Raising Attendance and Attainment for Gypsy Travellers Assignment

Raising Attendance and Attainment for Gypsy Travellers Assignment Words: 3667

The assignment will then progress onto the history Of school attainment and attendance and look into the history of traveler hillside’s education and how this has been discussed and debated in government. The assignment will then examine the concerns for professionals with regard to traveler parents who home educate their children and further discuss the barriers of school transfer from primary to secondary school. I will discuss two case studies of addressing non-school attendance and discuss the pros and cons of parental prosecution before making my conclusions.

From the research and literature that I have read it can be said without question that the modern gypsy traveler is marginal’s and disadvantaged in our society. Attitudes of today’s society towards this ethnic minority group do not appear to have changed for hundreds of years. They continue to face the same prejudices and discrimination that was experienced by their fore fathers. In today’s society, the marginal position of Travelers makes it difficult to access and understand their lifestyle. The behavior of travelers is often viewed by mainstream society as deviant as discussed by Steel (2004) cited in Cornwall,R and Buchanan, J (2009).

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Siebel (1 981, p. 29) argues that ‘continuing justification for a policy of control… One that is intolerant of received behaviors’, and confirms that deprivation is a subjective judgment which is made by society. Having worked closely with the traveling community I would suggest that separating the myths from reality can be difficult for some professionals. This can make the assessment process difficult for social workers as mainstream perspectives of behavior can easily discriminate against the Traveler culture.

I would argue that there is a risk that some social workers will accept the behavior and attitudes of the Travelers culture as the norm and not challenge these attitudes. Fisher (2003), argues that ‘a Traveler child may be deemed to be at risk by experiencing the Traveler lifestyle, when the risk is actually created by discriminatory legislation’. The Race Relations Act 1965 sought to address this prejudice. This was the first Act in the United Kingdom to address racial discrimination.

It was strengthened by the Race Relations Act 1 968 and superseded by the race Relations Act 1976. Its purpose was to outlaw discrimination on the grounds of color, race, ethnic or national origin (Adams, 2002). More recently, the Race Relations Amendment Act 2000 has even Gypsy and Irish Travelers ethnic status which now means they are supposed to be afforded protection by the Law in the same way as other ethnic minorities Caramel & Buchannan (2009). Historically and in our present time there are still major barriers with regards to the education of gypsy traveler children.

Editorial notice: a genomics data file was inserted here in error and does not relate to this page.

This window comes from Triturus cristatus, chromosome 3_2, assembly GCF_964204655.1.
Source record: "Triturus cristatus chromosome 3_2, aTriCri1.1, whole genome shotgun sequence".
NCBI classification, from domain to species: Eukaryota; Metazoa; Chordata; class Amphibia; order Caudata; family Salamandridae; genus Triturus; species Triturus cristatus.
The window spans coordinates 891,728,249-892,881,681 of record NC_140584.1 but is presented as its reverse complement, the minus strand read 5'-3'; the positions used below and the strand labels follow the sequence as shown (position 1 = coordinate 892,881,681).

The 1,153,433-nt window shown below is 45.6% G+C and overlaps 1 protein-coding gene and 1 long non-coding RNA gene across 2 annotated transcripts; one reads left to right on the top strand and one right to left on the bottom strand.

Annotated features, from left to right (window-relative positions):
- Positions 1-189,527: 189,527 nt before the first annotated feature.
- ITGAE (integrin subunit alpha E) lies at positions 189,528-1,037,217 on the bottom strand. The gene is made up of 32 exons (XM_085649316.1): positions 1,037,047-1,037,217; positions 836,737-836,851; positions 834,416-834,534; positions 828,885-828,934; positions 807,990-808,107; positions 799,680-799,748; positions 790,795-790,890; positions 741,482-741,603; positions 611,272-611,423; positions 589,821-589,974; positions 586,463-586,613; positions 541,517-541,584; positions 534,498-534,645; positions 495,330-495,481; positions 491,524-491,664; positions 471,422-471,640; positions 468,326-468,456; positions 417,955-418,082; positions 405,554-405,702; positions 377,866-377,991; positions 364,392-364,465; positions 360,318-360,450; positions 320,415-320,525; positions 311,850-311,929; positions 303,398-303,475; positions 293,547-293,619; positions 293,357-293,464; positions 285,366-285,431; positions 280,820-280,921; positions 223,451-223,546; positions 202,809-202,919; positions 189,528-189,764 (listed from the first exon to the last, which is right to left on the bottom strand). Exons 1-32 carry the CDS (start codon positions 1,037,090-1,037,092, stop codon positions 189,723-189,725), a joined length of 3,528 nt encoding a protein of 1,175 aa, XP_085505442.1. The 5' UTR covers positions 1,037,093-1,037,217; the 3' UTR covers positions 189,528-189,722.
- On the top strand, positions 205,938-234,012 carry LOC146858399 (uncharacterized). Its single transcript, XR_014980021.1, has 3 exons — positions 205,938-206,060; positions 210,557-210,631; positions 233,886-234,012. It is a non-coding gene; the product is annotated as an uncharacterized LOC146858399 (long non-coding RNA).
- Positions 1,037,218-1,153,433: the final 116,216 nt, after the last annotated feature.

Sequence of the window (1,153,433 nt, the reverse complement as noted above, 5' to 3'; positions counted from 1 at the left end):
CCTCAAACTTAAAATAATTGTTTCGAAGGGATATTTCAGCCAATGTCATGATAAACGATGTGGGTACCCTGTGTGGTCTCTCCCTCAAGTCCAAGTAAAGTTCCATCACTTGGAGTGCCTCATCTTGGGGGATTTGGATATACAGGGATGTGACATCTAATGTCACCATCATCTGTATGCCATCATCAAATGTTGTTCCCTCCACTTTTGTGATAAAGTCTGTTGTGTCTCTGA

It appears that the main barrier to education is with that of secondary school age children. Although attendance at primary school age continues to be problematic, the attendance of gypsy traveling children in secondary education is considerably lower. The governments have long realized that there is a need for education provision within the gypsy traveler community and in 1 908 the Liberal government brought into law the 1 908 Children and Young person’s Act which introduced a set of regulations that became known as The Children’s Charter.

This imposed severe punishments for neglecting or treating children cruelly. Its purpose was to penalize parents who deprived their children of education. However, this new Act, in some cases had devastating consequences for gypsy traveling families who were described as “vagrants” under section 1 18 of the 1 908 Children Act, and were forced to did their children for fear that the authorities would fine for non-attendance at school or remove their children into care (Hawse & Perez, 1996, p. 60).

It was this Act that set out the regulations that children of gypsy traveling children should attend school for 200 out of the 400 sessions per academic year, and providing their parents were traveling to work or trade, the children were allowed to be absent from school between the months of April and September. This exemption was still in place in the Education Act 1944 (Acton, 1974). However, the 1944 Act was amended so that the 200 sessions loud be fulfilled over any period of the academic year. This is still in Law today.

However Hawse & Perez (1 996), identifies that this actually had very little impact on attendance at school as despite the Act being passed it was not enforced. They argue that there has been little change over the following few decades, however discussions and debates continued and public concern was growing about the educational neglect of Gypsy Traveling Children. There were immense implications for the education of gypsy traveling children when the Labor Government introduced The Caravan Sites Act 1968.

It was assumed that this Act would encourage permanent sites for Gypsy traveler thus education into mainstream school would be possible. However the authors concludes that this was the responsibly of Local Authorities to priorities permanent sites for the community but points out the progress was extremely slow and there was very little evidence to suggest increased attendance at school. The Plowmen Report (1967) stressed the lack of education or provision for Traveling children and reports that Traveling children are ‘probably the most severely deprived children in the county. Most of them do not even go to school…